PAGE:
It is the coldest, windiest, driest place on earth, an icy desert of unearthly beauty and stubborn impenetrability. For centuries, Antarctica has captured the imagination of our greatest scientists and explorers, lingering in the spirit long after their return. Shackleton called it "the last great journey"; for Apsley Cherry-Garrard it was the worst journey in the world.
This is a book about the call of the wild and the response of the spirit to a country that exists perhaps most vividly in the mind. Sara Wheeler spent seven months in Antarctica, living with its scientists and dreamers. No book is more true to the spirit of that continent--beguiling, enchanted and vast beyond the furthest reaches of our imagination. Chosen by Beryl Bainbridge and John Major as one of the best books of the year, recommended by the editors of Entertainment Weekly and the Chicago Tribune, one of the Seattle Times's top ten travel books of the year, Terra Incognita is a classic of polar literature.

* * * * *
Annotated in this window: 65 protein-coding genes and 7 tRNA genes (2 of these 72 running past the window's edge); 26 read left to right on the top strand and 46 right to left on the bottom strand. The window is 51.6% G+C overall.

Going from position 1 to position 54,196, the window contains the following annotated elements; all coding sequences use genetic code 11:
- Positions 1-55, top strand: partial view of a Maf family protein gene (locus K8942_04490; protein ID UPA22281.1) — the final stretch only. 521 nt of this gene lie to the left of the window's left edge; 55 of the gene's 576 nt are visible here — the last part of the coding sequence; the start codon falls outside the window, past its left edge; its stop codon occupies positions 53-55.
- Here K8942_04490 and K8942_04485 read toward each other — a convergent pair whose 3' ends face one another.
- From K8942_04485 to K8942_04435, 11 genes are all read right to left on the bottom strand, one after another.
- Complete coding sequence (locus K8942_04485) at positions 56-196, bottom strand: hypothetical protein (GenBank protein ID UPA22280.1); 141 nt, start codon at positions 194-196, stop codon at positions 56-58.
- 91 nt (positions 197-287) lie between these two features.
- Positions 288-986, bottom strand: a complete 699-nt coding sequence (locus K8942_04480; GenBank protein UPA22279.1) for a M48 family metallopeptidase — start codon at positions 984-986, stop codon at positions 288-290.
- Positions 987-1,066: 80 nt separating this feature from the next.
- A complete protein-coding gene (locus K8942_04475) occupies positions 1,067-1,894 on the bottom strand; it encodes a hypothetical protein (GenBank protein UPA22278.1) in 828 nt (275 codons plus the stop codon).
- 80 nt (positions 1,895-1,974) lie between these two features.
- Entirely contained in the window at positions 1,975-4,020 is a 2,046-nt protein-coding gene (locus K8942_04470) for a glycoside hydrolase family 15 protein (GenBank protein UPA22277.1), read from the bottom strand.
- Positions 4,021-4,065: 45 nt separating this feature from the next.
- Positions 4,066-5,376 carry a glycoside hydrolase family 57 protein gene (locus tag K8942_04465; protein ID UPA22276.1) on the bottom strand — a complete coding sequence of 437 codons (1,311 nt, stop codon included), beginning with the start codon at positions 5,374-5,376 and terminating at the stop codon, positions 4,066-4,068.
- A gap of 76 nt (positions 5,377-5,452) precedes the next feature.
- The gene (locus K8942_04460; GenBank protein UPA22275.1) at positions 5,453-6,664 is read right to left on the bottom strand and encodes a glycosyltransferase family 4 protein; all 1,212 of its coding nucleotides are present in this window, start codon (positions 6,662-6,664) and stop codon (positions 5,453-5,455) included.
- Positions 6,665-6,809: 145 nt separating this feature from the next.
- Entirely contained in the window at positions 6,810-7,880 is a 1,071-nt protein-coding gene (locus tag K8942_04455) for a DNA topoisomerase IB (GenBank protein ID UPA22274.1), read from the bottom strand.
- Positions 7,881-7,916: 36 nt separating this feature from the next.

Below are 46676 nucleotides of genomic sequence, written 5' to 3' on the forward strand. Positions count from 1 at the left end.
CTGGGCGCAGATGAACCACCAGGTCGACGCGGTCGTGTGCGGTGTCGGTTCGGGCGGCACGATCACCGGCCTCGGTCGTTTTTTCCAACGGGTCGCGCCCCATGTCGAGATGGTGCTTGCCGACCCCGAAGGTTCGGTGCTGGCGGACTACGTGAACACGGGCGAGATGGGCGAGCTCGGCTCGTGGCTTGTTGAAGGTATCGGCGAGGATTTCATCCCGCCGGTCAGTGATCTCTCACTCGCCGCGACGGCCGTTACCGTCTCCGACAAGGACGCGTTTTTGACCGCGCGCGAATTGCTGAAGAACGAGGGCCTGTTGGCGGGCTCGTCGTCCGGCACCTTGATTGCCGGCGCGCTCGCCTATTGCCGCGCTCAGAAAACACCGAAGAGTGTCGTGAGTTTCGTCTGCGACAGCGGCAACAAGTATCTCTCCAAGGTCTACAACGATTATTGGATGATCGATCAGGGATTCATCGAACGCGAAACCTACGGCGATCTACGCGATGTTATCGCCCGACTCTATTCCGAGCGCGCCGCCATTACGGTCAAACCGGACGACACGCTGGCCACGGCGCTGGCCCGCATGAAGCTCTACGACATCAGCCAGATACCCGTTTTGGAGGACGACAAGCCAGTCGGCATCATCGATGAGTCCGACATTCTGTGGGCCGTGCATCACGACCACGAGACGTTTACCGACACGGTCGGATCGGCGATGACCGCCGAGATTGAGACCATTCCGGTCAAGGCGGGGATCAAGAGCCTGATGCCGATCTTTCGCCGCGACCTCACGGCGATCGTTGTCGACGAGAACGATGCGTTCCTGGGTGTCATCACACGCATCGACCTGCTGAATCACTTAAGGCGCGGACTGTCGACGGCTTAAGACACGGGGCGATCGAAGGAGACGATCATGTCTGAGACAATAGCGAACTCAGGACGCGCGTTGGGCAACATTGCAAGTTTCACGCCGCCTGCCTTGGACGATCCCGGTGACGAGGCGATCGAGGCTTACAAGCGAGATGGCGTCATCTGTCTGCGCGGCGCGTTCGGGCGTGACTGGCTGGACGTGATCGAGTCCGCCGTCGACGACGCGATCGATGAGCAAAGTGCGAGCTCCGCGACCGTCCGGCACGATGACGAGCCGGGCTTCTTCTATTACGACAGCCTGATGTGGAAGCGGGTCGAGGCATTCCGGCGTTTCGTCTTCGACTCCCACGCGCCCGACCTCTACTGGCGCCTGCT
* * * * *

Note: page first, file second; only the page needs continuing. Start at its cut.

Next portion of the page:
Journalist Wheeler (Travels in a Thin Country, on Chile) spent more than two years researching and organizing a seven-month journey to Antarctica, becoming the first foreigner to join the American National Science Foundation's Antarctic Artists' and Writers' Program. Her wry, lucid account of that journey juxtaposes the epic exploits of heroic early Antarctic explorers (Robert Scott, Ernest Shackleton, Roald Amunden, Douglas Mawson, Apsley Cherry-Garrard, et al.) with her own adventures. She offers a critical survey of the literature of Antarctic exploration and provides as well insights into the historical and cultural impact of Antarctic exploration on the British and Norwegian national consciousnesses. While the hardships the intrepid Wheeler suffered are a faint echo of those endured by polar pioneers, there's still a wealth of absorbing detail to make the point: use and operation of toilets in subzero; foodstuffs and their creative preparation; transportation, be it dogsled, skis or snowmobile; proper layering of protective clothing; the leisure activities and quirks of the varied scientists and support crews ("Frozen Beards") she encountered. Along the way, she offers a rare woman's view of a thoroughly male place, tolerant of women in most cases but downright hostile in some (as in the U.K. zone). Wheeler writes elegantly and movingly about the unearthly landscape and its effects: "The twin peaks... were backlit against a pearly blue sky.... Ribboned crystals imprisoned in the ice glimmered like glowworms. It was swathed in light, pale as an unripe lemon. The scene said to me, `Do not be afraid.' It was like the moment when I pass back the chalice after holy communion." Her book, fascinating reading for any explorer, armchair or otherwise, concludes with the recipe for her renowned "Bread-and-Butter Pudding (Antarctic Version)."